The New Year is a harbinger for personal change. It is a tradition to consider aspects in our lives that need improvement and after celebrating an end to the old we look forward to what will be new. Why this time was chosen for such reflection may be obvious. To me it can be a bit challenging to make major changes as winter increases its grip on us. Still, the expression "there's no time like the present" is most compelling when addressing the need for making positive improvements in our lives.

Probably the most common resolutions made are to lose weight and begin healthy habits. This may be something parents caring for a child with Duchenne may want to consider. Caring for a loved one who has a chronic disorder is difficult in itself. Being fatigued or stressed adds to the burden. So, it makes sense for parents to take up healthy activities that may help improve their ability to care for their sons and just feel better about themselves. As you might guess, in my opinion, taking up regular walking or running fits these goals, well. Let me tell you why I believe this and then how to begin.

Increasing physical activity helps burn calories, improves strength, and can help us better manage stress. Carrying extra pounds increases the risk of injury, particularly when lifting or repositioning a disabled child. Additionally, appropriate exercise provides time alone to think and an opportunity to unwind. as well as. a sense of accomplishment in doing something good for one's self. We all can use regular breaks and walking or running offers an opportunity to put this all together.

Before undertaking any changes in activity, please consult your physician to rule out concerns. The next steps are to let others know of your plans which helps increase your chances of success; then look for a partner or group to join who can lend support and encouragement. Keeping a log helps in tracking accomplishments and seeing progress. There is no need to spend large sums on fancy equipment or clothing, yet good shoes are a key to comfort and preventing injuries. I strongly encourage visiting a running specialty store, especially one with a good reputation, with trained people who look at gait and understand the use for the shoes.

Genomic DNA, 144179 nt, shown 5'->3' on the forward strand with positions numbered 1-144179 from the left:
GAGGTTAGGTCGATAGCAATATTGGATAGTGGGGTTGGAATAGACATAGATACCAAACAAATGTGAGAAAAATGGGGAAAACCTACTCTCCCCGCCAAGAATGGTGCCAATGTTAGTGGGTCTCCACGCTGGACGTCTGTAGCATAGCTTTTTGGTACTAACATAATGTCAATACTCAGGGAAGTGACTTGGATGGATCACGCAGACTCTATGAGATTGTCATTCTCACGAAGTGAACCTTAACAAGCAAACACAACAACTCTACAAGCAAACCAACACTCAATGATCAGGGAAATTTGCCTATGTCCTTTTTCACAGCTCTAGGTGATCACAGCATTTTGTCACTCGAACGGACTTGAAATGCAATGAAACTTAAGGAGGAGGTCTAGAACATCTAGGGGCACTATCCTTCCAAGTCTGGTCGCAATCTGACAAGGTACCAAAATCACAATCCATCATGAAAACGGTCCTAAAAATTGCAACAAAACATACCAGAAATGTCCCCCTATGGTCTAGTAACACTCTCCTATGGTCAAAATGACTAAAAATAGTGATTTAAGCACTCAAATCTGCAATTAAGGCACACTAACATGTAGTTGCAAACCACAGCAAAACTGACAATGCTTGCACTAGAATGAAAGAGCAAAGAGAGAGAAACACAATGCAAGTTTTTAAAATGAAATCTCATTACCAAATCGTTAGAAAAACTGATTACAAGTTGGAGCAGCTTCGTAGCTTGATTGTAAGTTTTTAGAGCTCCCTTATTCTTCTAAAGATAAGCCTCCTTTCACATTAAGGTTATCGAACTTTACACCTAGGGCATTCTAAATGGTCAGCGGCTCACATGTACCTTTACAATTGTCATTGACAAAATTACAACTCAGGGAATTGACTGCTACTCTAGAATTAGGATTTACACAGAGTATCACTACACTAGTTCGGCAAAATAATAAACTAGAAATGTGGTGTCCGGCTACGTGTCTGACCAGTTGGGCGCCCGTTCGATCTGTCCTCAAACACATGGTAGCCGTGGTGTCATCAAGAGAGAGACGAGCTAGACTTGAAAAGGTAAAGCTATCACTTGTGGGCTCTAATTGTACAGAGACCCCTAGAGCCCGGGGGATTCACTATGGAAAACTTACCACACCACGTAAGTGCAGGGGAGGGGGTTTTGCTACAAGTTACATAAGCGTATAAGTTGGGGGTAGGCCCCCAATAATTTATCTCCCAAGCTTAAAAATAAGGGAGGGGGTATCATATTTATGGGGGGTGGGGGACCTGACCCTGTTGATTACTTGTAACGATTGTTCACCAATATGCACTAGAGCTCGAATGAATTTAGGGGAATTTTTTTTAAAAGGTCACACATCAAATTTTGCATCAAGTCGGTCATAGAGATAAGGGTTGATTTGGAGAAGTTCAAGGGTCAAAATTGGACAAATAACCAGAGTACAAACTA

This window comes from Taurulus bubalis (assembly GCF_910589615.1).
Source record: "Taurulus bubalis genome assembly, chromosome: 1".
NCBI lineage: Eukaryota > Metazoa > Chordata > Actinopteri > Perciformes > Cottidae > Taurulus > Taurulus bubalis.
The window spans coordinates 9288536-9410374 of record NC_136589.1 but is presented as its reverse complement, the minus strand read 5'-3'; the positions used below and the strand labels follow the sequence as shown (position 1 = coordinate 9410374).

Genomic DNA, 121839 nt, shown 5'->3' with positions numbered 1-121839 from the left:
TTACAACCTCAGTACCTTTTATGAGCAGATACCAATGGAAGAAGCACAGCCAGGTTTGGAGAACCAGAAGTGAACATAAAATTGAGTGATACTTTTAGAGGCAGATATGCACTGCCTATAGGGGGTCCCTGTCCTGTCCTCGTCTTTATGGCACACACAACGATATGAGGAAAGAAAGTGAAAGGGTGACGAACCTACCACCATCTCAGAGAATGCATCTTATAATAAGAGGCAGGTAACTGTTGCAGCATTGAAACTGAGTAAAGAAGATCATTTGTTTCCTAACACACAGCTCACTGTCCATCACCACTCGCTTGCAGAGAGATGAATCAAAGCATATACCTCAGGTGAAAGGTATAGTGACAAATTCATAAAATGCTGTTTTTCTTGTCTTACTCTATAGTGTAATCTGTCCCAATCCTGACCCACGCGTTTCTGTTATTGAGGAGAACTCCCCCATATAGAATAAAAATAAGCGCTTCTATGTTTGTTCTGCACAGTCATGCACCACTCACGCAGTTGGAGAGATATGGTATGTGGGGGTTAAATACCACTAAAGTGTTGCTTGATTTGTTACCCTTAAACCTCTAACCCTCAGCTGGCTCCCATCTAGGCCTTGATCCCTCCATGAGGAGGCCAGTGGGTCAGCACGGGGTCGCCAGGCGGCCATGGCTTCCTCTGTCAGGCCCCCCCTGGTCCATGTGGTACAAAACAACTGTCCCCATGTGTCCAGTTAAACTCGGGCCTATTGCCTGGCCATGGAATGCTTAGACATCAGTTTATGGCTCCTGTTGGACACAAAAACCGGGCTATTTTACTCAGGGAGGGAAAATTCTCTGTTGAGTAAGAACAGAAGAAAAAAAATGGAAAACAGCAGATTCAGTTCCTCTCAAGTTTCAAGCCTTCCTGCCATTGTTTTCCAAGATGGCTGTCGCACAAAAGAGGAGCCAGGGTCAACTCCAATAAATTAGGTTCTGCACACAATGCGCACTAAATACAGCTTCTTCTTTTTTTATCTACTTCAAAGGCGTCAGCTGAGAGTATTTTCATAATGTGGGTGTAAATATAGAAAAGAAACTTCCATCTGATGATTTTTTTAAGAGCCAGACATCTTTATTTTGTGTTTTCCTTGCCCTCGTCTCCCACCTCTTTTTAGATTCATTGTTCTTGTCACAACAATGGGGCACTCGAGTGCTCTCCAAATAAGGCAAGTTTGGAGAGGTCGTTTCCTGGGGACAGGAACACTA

The first time out is the hardest. Simply being comfortable in shorts and running shoes may take time. The key is to stick to it. Our sons push themselves every time they get out of bed, so this also should provide some additional motivation. When I first started, I alternated running and walking, choosing to run the length between telephone poles and resting the next length. If walking interests you more, each time you go out consider going a bit further or a bit quicker than the last time.

Another way to stay motivated is to set goals. Being realistic is important. For running, it might be planning to complete a first 5K in three months while concentrating on weekly mileage to prepare for this effort. Eventually you may find you enjoy participating in races because of the enthusiasm of other runners, a sense of accomplishment, and a desire to improve performance. All this helps to keep interest in the activity and keeps you on track. There are some basic Coach to 5K plans available on running sites, for example: http://www.coolrunning.com/engine/2/2_3/181.shtml. Again, finding others who share your interest, either running or walking may help. Several mothers I know locally walk six miles three or four days each week in a group of three to six. Talking while walking a fast pace helps them to pass the time.

The last piece to this “self-improvement” topic is our diet. When thinking of what we eat we should also ask why we are consuming what we do. In simplest terms food is fuel. The reason we gain weight is the imbalance of activity to consumption. If we want to lose weigh how much we eat must fit our activity level. I never recommend people try specific diets. Instead I suggest they look at what they eat and how it fits their lifestyle. Too often we are in a hurry, so we choose convenience food. The more food is processed, the less healthy it becomes. Carbohydrates are the best fuel for active people. Complex carbohydrates such as whole grains, brown rice, and potatoes break down into glucose more slowly and produce a steadier source of energy. Many simple carbohydrates also work well, such as fruits which are great for weight loss as they often contain much water and fiber which help us feel full without empty calories. The simple carbohydrates to avoid are processed sugars that rapidly increase glucose, leading to quick digestion and the feeling of hunger soon after. We all need lean protein and healthy fats to balance our diets, but the key is spreading our meals throughout the day rather than having a few small meals early and one large evening dinner. Beginning with breakfast and at regular intervals we need to ensure we have the right amount of fuel onboard to make it through the day. Combining healthy eating with increased exercise makes all the difference. To learn more start here: http://www.runnersworld.com/article/0,7120,s6-242-304-310-7771-0,00...

This New Year might be the time for you to make that resolution. I hope you do and I wish you success. Taking care of ourselves is essential for good health.

Brian Denger

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Brian - maybe you can come to Philly for a couple months and keep me on track...

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